I am sure, to be inspired by the work of others is something very precious and often leads to really wonderful new stories. As long as we keep it in mind, that the original thing doesn´t belong to us and we need to create our own world/char/plot/goal… whatever. So, if not in fanfiction, there should be some clear distance to existing works. (well, as far as existing works are known, of course).
    Thanks for this article, as for all the others!! There is always some doubt iin my mind, but you´ve calmed me…

  4. Jim says:

    Ellen’s info is SO GOOD! My writers’ group tells me I’m good at providing hooks that cause them to want to keep reading, but all they’re getting are the short excerpts I provide them and those are always the more action-packed scenes. I need to work a lot more on becoming “original” with the rest of the story.

  5. Hailey says:

    Honestly, it is really hard to feel original when you write YA fantasy. Everything is either formulaic or cliche. My last novel’s premise is almost identical to at least four series that I can go to the library and check out. Very discouraging. It’s like ‘oh, that could be how she defeats this guy – no, wait, that’s that book. Never mind.’
    There’s still hope for my new idea. It has humanoid dragons, which I’ve only seen via normal dragons turning into humans, and mainstream, public knowledge, magic. In Canada, because I live there and it gets ignored a lot for being right above the US.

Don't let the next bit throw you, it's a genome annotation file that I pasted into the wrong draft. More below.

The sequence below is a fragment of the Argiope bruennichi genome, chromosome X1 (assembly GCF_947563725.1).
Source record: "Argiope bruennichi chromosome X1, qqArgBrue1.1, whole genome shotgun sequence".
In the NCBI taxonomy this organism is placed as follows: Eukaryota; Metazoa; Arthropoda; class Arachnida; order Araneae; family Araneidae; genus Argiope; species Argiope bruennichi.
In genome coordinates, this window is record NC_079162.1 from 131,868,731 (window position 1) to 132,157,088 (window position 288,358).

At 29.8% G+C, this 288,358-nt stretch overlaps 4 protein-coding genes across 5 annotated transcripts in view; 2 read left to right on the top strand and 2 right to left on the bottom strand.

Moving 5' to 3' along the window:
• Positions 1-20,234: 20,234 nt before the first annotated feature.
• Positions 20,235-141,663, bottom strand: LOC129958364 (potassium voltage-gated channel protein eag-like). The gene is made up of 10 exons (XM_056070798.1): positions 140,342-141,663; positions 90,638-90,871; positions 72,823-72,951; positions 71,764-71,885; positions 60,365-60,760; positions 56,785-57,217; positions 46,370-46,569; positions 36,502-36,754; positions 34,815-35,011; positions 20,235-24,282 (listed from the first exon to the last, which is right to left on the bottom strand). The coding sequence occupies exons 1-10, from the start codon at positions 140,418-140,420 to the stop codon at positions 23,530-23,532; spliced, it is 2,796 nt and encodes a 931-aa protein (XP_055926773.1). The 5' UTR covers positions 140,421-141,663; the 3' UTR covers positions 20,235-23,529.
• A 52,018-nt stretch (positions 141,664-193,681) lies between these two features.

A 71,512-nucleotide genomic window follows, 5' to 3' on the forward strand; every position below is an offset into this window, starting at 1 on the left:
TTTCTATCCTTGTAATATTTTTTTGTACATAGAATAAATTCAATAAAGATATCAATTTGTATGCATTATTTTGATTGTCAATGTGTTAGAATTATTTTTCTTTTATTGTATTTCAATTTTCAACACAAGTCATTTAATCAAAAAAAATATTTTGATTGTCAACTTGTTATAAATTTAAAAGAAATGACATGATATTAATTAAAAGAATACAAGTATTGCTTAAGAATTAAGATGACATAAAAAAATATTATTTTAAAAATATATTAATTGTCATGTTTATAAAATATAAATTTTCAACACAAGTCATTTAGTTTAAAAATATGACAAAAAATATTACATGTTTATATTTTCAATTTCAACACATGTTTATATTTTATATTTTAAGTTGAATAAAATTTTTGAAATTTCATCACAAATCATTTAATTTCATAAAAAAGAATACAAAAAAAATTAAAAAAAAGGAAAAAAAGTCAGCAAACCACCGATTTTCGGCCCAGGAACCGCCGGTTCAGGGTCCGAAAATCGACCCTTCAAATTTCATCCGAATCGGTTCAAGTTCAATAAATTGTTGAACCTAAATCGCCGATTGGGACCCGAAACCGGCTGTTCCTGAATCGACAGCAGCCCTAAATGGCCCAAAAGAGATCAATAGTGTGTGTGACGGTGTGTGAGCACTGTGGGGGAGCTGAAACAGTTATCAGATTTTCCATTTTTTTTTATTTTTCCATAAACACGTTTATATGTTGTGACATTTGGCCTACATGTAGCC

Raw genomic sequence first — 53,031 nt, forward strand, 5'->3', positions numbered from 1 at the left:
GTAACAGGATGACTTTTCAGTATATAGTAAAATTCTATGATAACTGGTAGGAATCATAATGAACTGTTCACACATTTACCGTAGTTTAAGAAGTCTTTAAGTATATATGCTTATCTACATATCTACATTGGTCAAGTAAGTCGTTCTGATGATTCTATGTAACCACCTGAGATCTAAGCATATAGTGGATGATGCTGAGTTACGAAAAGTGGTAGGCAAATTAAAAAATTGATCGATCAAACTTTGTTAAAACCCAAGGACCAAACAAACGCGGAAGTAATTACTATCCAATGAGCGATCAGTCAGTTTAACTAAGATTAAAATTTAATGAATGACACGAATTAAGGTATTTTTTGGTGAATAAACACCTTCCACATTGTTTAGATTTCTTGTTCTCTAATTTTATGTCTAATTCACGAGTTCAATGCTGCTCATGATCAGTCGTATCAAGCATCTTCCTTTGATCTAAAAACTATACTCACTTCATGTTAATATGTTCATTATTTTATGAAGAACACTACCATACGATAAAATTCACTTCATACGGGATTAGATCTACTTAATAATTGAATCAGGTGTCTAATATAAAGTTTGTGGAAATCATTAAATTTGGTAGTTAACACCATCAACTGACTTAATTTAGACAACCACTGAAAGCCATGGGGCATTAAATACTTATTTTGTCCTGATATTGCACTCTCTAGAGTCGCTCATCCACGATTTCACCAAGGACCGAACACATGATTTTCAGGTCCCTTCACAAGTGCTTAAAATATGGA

6. cbowers911 says:

    I think my novel will be somewhat original since it is based on my life and my family’s journey through surrogacy. On my surrogacy journey, I tried to find information about the ins and outs of surrogacy and I was only able to find 2 books that were closely related in Barnes and Nobles. My pursuit for finding my passion within a career, developing a more mentoring and close relationship with my children and true love will allow readers to be reassured that love still exist and the power of love is invaluable.

  7. Jennifer F. Santucci says:

    I agree with Hailey about YA Fantasy. I really enjoy reading this genre and as a writer, it’s intimidating and daunting to try to break in to this genre with something original and unique. The story I’m currently working on is a YA Fantasy, but I wanted to write something that focused on positive female relationships (mother/daughter). I also wanted to write a story that isn’t part of the love triangle troupe, but rather a female heroine who can succeed with a male hero without having to become romantically involved.

  8. Robert Buchko says:

    This definitely alleviates some of my concern. Time travel is so common nowadays, especially since the revival of Dr Who, that it feels like I’m just copying tropes sometimes. I thought the whole “tangent strand” way of dealing with paradox was fairly unique, and then I decided to re-watch Donnie Darko a few weeks back. Yeah, so much for that. I do think that the way I’m approaching it as well as some of pieces of my world will make it FEEL unique, though. Now, as to my character-driven plots, I’m falling into cliche, but I wonder if that’s OK. It’s YA, and the reason there are common storylines in most YA books is that TBH there are only so many things that the majority of YA readers care about. Family. Sex/dating. Standing out/being unique. I’ve decided I’m not going to worry if the interactions feel aren’t original so long as they feel compelling to me. Appreciate the insight, Ellen!

    • Ellen_Brock says:

      Hey Robert, I wonder if you asked a few people what Donnie Darko is about if any of them remember it as being a time travel movie. I bet most do not, and the ones who do probably don’t remember what sort of theory was involved in the time travel. Just thought that might alleviate your fears a bit more. I’m glad the post helped!